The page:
We also had some very special visitors today! It was a busy day. First, my fabulous neighbors, Jackie and Diana, came to see us. It was so nice to see them, especially since I really haven't been home in almost a month now (I go home at night, usually around 9 pm and leave for the hospital around 9:30 am after getting my oldest off to school and the middle to my in laws). Then my dad came up to visit and have lunch with me. Unfortunately, by this time Trey had been awake all morning and so he was dead asleep the entire time my dad was here. Then Hannah and Savannah came to visit us. They're so much fun to talk to and I am so glad to have them as a support in the hospital. See - God really does place people in your life. They have made this entire stay bearable. Later in the day I made a visit to the PICU and also talked with Holly, another one of his nurses. She was glad to hear of his progress. Oh yes, and Dr. Shen came to see us right when I got here. He's pretty happy with Trey's progress and it's always nice to talk with him.
Trey and my Dad
Trey has been sleeping VERY soundly today and his heart rate and respiratory rate have been "normal" for a sleeping baby. His heart rate had been hanging out at around 130 when he slept and respiratory rate around 40 when sleeping but today it has dropped down to around 110 and mid 20's. Since that's "normal" I'm hoping that this is a good sign, that his heart is recovering but since it seemed to happen overnight I'm a little bit nervous. Not enough that I'm very uneasy... but enough that I'm noticing it a bit. His sleep is a lot more deep too than it has been and his pain medications are now being decreased so I'm a little weary. He is also having a lot of PVC's today or premature ventricular contractions (early heartbeats), which could mean something but most likely doesn't mean much. They can be caused by having a low potassium (should I sneak him a banana?) or some other levels but they haven't taken a blood draw from him to check that yet so they're not too worried about it. The nurse didn't seem worried about them at all but keeping an eye on them to see if there is a trend. Right now they're not affecting physically, his oxygen level is good, his heart rate is good and he looks good to the eye. The nurse did turn off the monitor in the room to keep me from worrying because it does alarm every time he has one and so it just beeps, beeps, beeps! I turned it back on though because I'd rather know what's going on with him. As Dr. Futterman told us when we first were admitted, "we work as a team" in Trey's care and I don't want to be left out of the loop. While the alarms are um, well, alarming... I'd rather know about the PVC trends than not know. I can keep track of them with the monitor on.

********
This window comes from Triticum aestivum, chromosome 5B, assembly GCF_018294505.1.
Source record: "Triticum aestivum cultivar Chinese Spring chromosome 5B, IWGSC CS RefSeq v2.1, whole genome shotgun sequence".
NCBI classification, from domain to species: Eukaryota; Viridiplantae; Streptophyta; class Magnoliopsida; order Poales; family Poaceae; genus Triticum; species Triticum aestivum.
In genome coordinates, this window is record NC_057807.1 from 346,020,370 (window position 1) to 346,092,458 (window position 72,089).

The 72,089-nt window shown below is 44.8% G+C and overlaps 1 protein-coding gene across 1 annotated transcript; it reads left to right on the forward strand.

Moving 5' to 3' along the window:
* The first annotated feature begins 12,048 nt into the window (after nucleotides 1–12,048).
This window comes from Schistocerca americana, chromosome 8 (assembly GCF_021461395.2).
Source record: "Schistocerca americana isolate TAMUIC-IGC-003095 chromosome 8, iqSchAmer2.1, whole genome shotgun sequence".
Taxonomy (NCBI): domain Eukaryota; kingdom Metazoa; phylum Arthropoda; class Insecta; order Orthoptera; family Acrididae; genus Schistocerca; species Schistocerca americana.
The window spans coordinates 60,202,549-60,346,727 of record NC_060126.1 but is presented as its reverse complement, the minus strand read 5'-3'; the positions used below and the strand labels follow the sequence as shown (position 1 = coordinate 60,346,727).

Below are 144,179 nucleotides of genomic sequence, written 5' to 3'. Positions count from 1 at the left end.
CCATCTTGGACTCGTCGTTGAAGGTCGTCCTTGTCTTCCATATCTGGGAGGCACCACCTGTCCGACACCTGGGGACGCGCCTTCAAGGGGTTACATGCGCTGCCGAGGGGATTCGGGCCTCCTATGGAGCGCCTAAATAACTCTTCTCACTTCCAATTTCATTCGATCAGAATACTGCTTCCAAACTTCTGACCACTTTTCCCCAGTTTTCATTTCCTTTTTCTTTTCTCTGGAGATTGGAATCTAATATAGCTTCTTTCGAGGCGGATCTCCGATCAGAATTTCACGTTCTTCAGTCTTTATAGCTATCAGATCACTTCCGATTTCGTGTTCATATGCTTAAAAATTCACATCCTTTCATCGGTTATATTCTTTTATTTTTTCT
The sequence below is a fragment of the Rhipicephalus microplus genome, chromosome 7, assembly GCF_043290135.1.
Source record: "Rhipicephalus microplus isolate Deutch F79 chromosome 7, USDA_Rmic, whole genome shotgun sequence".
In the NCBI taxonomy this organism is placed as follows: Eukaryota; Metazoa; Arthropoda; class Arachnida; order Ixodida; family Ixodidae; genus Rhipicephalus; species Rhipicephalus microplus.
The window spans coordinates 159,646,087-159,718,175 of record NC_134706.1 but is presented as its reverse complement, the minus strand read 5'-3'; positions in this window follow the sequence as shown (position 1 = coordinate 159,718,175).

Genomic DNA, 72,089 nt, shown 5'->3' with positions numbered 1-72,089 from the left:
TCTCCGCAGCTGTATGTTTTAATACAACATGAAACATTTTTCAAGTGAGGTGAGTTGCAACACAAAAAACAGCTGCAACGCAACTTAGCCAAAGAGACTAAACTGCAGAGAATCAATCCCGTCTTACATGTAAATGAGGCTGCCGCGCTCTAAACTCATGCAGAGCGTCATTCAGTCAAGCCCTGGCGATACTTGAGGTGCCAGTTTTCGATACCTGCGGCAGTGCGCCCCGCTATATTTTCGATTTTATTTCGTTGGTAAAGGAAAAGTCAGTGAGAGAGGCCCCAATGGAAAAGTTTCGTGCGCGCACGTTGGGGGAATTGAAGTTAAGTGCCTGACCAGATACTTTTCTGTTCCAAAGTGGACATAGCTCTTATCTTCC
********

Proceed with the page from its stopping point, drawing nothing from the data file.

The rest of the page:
Well, it's getting late now. It was a busy day so I didn't have much time to update the blog today and I wanted to get it done before I headed home. Trey's goal tonight is to keep compressing his feeding times, while my goal is to get home to watch last weeks Greys Anatomy!